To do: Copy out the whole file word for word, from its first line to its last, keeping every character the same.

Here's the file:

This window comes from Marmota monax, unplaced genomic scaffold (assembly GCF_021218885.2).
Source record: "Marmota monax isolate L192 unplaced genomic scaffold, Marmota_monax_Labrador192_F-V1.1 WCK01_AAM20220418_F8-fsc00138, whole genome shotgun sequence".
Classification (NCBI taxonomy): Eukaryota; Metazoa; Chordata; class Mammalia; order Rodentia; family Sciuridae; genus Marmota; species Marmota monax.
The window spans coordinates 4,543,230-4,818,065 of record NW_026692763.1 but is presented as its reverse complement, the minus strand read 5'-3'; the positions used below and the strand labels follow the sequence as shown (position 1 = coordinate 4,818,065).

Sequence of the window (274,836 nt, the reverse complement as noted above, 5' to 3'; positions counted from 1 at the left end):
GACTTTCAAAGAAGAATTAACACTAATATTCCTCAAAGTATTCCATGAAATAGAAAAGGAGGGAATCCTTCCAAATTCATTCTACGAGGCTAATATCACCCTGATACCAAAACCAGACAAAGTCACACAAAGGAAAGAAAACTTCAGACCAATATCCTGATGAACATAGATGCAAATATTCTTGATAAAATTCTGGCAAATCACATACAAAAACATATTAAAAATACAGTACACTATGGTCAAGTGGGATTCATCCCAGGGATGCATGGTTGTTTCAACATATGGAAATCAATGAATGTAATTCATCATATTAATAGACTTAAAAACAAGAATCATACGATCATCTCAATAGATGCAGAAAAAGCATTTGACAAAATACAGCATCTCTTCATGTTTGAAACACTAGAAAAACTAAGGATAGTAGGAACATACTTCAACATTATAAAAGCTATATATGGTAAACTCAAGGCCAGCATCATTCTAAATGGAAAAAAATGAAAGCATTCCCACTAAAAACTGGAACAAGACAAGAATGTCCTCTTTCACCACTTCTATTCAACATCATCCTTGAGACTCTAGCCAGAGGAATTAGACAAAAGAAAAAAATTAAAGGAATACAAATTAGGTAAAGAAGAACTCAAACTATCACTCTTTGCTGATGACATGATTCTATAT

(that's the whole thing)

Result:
This window comes from Marmota monax, unplaced genomic scaffold (assembly GCF_021218885.2).
Source record: "Marmota monax isolate L192 unplaced genomic scaffold, Marmota_monax_Labrador192_F-V1.1 WCK01_AAM20220418_F8-fsc00138, whole genome shotgun sequence".
Classification (NCBI taxonomy): Eukaryota; Metazoa; Chordata; class Mammalia; order Rodentia; family Sciuridae; genus Marmota; species Marmota monax.
The window spans coordinates 4,543,230-4,818,065 of record NW_026692763.1 but is presented as its reverse complement, the minus strand read 5'-3'; the positions used below and the strand labels follow the sequence as shown (position 1 = coordinate 4,818,065).

Sequence of the window (274,836 nt, the reverse complement as noted above, 5' to 3'; positions counted from 1 at the left end):
GACTTTCAAAGAAGAATTAACACTAATATTCCTCAAAGTATTCCATGAAATAGAAAAGGAGGGAATCCTTCCAAATTCATTCTACGAGGCTAATATCACCCTGATACCAAAACCAGACAAAGTCACACAAAGGAAAGAAAACTTCAGACCAATATCCTGATGAACATAGATGCAAATATTCTTGATAAAATTCTGGCAAATCACATACAAAAACATATTAAAAATACAGTACACTATGGTCAAGTGGGATTCATCCCAGGGATGCATGGTTGTTTCAACATATGGAAATCAATGAATGTAATTCATCATATTAATAGACTTAAAAACAAGAATCATACGATCATCTCAATAGATGCAGAAAAAGCATTTGACAAAATACAGCATCTCTTCATGTTTGAAACACTAGAAAAACTAAGGATAGTAGGAACATACTTCAACATTATAAAAGCTATATATGGTAAACTCAAGGCCAGCATCATTCTAAATGGAAAAAAATGAAAGCATTCCCACTAAAAACTGGAACAAGACAAGAATGTCCTCTTTCACCACTTCTATTCAACATCATCCTTGAGACTCTAGCCAGAGGAATTAGACAAAAGAAAAAAATTAAAGGAATACAAATTAGGTAAAGAAGAACTCAAACTATCACTCTTTGCTGATGACATGATTCTATAT